Control the chaos of repeated early breaks by defenders on the penalty corner with this #RuleyTuesday!
What happens when a defender breaks early on a penalty corner, and then it happens again? Utter chaos? Dogs and cats living together? Not once you’ve checked out this Ruley Tuesday! Let’s do this.
Hey third team friends! I’m Keely Dunn with FHumpires and here’s your latest Ruley Tuesday, a hot take on one rule in the book.
This one is courtesy of a long-time friend of FHumpires, Matt Allan, from everyone’s favourite global hockey podcast, The Reverse Stick. Matt’s been umpiring a LOT lately and wanted to know: what you do when multiple defenders break early on the penalty corner?
Let’s cover the rules first.
Rule 13.6(c) – Early Breaking Defenders
Under 13.6 (c),
…if a defender, other than goalkeeper, crosses the back-line or goal-line before permitted, the offending player is required to go beyond the centre-line and cannot be replaced by another defender: and the penalty corner is taken again.
The guidance continues,
If a defender at this or any subsequently re-taken penalty corner crosses the back-line or goal-line before permitted, the offending player is also required to go beyond the centre-line and cannot be replaced.
Rule 13.6(d) – Re-Taken Penalty Corners
We learn what a re-taken penalty corner is under sub (d):
A penalty corner is considered as re-taken until any of the conditions of Rules 13.5 for its completion are met. A subsequently-awarded penalty corner, as opposed to a re-taken penalty corner, may be defended by up to five players.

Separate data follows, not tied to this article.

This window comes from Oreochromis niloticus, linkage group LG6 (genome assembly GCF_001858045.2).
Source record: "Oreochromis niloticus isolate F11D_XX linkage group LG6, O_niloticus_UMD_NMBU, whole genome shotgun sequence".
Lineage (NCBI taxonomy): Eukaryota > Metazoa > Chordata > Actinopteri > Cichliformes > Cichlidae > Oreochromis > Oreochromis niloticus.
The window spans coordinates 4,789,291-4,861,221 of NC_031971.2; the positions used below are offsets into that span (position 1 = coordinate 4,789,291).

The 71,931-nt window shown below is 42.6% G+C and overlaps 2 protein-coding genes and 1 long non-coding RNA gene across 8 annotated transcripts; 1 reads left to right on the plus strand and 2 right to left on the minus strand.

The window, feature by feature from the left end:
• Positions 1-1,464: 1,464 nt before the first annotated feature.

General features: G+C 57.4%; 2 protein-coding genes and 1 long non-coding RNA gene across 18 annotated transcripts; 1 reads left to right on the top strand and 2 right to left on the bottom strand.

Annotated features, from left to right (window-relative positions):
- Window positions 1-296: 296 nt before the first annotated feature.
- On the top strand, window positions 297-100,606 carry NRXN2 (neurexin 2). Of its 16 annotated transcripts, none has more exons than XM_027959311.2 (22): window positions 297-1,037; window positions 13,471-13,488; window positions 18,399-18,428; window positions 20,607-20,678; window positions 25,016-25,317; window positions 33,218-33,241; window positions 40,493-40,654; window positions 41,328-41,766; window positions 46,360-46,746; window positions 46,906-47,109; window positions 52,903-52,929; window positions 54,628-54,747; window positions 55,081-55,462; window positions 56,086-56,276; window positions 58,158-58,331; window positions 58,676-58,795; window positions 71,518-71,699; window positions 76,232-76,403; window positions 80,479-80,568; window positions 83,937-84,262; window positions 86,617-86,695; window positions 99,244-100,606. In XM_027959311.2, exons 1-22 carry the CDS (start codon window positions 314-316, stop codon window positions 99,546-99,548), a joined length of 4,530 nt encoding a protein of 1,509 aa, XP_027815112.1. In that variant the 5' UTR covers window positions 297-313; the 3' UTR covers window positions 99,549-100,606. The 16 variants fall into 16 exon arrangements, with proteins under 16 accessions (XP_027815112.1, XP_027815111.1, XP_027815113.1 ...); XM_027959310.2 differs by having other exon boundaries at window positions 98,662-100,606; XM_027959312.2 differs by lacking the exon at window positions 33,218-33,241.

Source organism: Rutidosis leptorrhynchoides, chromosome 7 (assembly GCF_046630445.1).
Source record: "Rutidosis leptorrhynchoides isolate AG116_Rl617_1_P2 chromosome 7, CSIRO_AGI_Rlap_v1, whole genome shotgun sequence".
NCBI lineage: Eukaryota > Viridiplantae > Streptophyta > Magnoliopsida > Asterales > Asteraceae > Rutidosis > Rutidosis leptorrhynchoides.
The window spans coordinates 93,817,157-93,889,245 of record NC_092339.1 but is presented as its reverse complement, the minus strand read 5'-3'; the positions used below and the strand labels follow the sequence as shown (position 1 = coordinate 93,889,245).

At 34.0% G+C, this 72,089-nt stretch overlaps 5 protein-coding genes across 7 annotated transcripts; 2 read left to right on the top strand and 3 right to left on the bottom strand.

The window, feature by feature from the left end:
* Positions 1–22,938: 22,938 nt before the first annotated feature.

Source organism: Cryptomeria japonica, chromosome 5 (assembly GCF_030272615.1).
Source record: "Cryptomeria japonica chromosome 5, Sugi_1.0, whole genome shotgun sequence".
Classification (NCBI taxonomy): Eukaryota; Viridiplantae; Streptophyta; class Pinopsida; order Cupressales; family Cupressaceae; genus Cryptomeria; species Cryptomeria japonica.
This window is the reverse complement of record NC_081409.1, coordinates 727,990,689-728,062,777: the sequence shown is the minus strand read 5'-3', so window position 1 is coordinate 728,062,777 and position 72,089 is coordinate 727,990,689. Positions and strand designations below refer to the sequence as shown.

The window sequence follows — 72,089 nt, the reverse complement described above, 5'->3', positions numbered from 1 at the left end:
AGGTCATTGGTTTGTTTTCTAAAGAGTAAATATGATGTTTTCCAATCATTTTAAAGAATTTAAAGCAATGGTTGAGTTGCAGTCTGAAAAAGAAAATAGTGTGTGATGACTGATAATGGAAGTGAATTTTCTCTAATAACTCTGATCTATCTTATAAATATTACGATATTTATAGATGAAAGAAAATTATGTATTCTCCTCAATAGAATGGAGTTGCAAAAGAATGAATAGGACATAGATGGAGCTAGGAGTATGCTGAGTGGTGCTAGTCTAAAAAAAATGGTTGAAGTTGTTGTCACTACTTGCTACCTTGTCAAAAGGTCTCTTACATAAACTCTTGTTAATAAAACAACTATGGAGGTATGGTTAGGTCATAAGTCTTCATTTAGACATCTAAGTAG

Rule of Hockey 13.5 – Completion of Penalty Corners
Finally, 13.5 gives us those 7 conditions that complete a penalty corner:
a) A goal is scored
b) A free hit is awarded to the defending team
c) The ball travels more than 5 metres outside the circle
d) The ball is played over the back-line and a penalty corner is not awarded (15m free hit)
e) A defender commits an offence which does not result in another penalty corner (a free hit to the attack inside the 5m dotted line)
f) A penalty stroke is awarded, or
g) A bully is awarded (unless it’s the end of a quarter).
So this means that while a penalty corner is proceeding, for all of the retakes that constitute that same penalty corner, an early-breaking defender is not permitted to come back to defend from the end-line. This means that if a defender takes one in the foot after an early-breaking player has been sent to the centre, the penalty corner is being retaken and the defenders still start with 4. If on the next or any penalty corner that is part of that same sequence, in that the penalty corner has not been completed under 13.5, another defender breaks early, they will lose *another* defender and play with 3. And 2 and then we have dogs and cats truly living together.
The legal beagles amongst you may be wondering why the definition of a retaken penalty corner is under sub (d) where it deals with goalkeepers breaking early and not (c), or somewhere that it’s clear it applies in both situations. And I know, if you apply the legal interpretation principle of implied exclusion, for example, you’d come to the opposite conclusion that what I’ve expressed. However, as evidenced throughout the rule book, it’s not exactly the best-drafted document and what makes sense is that we treat defenders who break early the same way, whether the breaking player was a field player or a goalkeeper.
Was this #RuleyTuesday the cat’s meow and help you get back to being the big dog on the pitch? Slide into the comments and replies, and tag a friend who would benefit from hearing all this! Also, I’d be purrfectly delighted if you’d offer your support with a $3 monthly Blue membership. Head to fhu3t.com join the FHumpires Third Team.
Chau for now!
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